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Filesystem in userspace

The meaning of «filesystem in userspace»

Filesystem in Userspace (FUSE) is a software interface for Unix and Unix-like computer operating systems that lets non-privileged users create their own file systems without editing kernel code. This is achieved by running file system code in user space while the FUSE module provides only a "bridge" to the actual kernel interfaces.

FUSE is available for Linux, FreeBSD, OpenBSD, NetBSD (as puffs), OpenSolaris, Minix 3, Android and macOS.[2]

FUSE is free software originally released under the terms of the GNU General Public License and the GNU Lesser General Public License.

The FUSE system was originally part of AVFS (A Virtual Filesystem), a filesystem implementation heavily influenced by the translator concept of the GNU Hurd.[3] It superseded Linux Userland Filesystem, and provided a translational interface using lufis in libfuse1.

FUSE was originally released under the terms of the GNU General Public License and the GNU Lesser General Public License, later also reimplemented as part of the FreeBSD base system[4] and released under the terms of Simplified BSD license. An ISC-licensed re-implementation by Sylvestre Gallon was released in March 2013,[5] and incorporated into OpenBSD in June 2013.[6]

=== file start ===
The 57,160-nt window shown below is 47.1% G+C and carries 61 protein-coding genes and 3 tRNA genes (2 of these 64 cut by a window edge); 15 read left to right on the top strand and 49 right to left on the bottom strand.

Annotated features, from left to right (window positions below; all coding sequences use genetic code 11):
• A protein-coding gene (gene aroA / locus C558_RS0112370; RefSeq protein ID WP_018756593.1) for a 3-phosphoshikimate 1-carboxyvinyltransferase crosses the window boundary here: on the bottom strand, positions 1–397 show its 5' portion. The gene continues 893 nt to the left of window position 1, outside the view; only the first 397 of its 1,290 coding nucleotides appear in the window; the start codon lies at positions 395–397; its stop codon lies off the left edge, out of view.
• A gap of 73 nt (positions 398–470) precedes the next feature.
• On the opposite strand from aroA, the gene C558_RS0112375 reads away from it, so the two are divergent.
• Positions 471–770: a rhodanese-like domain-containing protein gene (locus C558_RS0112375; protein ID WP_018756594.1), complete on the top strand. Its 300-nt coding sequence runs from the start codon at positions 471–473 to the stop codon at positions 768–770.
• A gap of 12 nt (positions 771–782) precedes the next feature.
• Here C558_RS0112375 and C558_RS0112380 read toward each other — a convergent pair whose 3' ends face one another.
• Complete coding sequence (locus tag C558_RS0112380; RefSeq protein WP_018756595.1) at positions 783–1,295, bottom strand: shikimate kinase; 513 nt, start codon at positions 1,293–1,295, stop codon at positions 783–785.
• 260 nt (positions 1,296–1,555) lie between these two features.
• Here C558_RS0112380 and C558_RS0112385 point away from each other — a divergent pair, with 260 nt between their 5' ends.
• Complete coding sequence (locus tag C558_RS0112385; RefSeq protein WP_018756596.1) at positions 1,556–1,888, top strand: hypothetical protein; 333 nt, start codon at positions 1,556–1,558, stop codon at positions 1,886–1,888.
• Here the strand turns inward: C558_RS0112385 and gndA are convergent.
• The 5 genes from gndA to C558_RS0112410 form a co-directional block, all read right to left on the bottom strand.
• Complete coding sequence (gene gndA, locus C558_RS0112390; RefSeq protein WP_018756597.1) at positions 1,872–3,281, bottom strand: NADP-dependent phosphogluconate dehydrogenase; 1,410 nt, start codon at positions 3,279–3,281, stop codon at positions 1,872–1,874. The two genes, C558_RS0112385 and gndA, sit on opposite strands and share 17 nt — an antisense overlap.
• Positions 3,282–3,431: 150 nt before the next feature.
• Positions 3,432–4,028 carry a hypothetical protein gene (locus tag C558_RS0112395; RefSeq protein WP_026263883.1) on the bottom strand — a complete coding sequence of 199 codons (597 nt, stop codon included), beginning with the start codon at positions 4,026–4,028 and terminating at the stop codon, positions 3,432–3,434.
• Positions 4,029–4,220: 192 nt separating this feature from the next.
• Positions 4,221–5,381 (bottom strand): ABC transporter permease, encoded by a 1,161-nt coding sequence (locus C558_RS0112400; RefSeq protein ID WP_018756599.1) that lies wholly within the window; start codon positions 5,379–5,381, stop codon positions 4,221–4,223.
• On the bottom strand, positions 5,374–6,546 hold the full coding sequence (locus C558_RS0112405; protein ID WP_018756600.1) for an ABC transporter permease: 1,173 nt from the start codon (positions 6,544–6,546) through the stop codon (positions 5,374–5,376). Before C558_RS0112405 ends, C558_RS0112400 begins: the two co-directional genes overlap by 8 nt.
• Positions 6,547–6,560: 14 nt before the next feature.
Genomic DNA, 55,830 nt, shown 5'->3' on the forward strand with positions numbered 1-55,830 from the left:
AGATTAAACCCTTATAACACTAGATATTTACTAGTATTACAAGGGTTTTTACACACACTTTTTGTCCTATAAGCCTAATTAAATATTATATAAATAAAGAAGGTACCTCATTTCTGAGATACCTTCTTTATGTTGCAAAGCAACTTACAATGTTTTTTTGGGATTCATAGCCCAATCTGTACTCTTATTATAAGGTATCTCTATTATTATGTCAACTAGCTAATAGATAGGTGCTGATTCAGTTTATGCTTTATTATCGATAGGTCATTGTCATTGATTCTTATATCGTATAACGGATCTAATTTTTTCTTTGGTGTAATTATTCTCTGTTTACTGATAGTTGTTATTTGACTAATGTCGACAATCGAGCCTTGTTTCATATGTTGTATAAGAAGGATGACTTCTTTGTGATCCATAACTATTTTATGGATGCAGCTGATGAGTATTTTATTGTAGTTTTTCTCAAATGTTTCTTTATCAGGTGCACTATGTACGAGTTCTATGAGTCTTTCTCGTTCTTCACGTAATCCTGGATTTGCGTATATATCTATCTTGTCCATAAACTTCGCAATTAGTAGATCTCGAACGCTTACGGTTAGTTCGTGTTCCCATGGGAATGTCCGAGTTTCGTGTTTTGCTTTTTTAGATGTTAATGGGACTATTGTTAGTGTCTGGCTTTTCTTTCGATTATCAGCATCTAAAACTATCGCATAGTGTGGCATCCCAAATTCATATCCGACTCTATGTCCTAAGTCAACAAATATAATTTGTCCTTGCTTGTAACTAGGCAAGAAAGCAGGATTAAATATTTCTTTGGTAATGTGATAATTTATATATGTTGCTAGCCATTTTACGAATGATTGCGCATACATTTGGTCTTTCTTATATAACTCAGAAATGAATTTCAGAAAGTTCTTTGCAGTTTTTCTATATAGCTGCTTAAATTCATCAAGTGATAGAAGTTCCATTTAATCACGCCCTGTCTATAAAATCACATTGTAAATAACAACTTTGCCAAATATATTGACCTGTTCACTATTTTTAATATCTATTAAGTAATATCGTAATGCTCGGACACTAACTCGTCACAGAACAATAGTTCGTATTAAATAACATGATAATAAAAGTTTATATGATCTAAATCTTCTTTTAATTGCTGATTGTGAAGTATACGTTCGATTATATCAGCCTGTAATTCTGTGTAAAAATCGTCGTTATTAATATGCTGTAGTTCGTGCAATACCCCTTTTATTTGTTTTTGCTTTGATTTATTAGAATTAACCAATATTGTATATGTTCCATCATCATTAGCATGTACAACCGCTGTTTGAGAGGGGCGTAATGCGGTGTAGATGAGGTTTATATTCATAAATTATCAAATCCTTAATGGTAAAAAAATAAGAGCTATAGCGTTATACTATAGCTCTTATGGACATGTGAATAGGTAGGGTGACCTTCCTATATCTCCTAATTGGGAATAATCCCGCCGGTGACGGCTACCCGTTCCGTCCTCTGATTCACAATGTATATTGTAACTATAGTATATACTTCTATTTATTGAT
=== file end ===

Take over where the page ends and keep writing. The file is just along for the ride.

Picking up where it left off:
FUSE was merged into the mainstream Linux kernel tree in kernel version 2.6.14.[7]

The userspace side of FUSE, the .mw-parser-output .monospaced{font-family:monospace,monospace}libfuse library, generally followed the pace of Linux kernel development while maintaining "best effort" compatibility with BSD descendants. This is possible because the kernel FUSE reports its own "feature levels", or versions. The exception is the FUSE fork for macOS, OSXFUSE, which has too many exceptions for sharing a library.[8] A break in libfuse history is libfuse3, which includes some incompatible improvements in the interface and performance, compared to the older libfuse2 now under maintenance mode.[9]

As the kernel-userspace protocol of FUSE is versioned and public, a programmer can choose to use a different piece of code in place of libfuse and still communicate with the kernel's FUSE facilities. On the other hand, libfuse and its many ports provide a portable high-level interface that may be implemented on a system without a "FUSE" facility.

To implement a new file system, a handler program linked to the supplied libfuse library needs to be written. The main purpose of this program is to specify how the file system is to respond to read/write/stat requests. The program is also used to mount the new file system. At the time the file system is mounted, the handler is registered with the kernel. If a user now issues read/write/stat requests for this newly mounted file system, the kernel forwards these IO-requests to the handler and then sends the handler's response back to the user.

FUSE is particularly useful for writing virtual file systems. Unlike traditional file systems that essentially work with data on mass storage, virtual filesystems don't actually store data themselves. They act as a view or translation of an existing file system or storage device.

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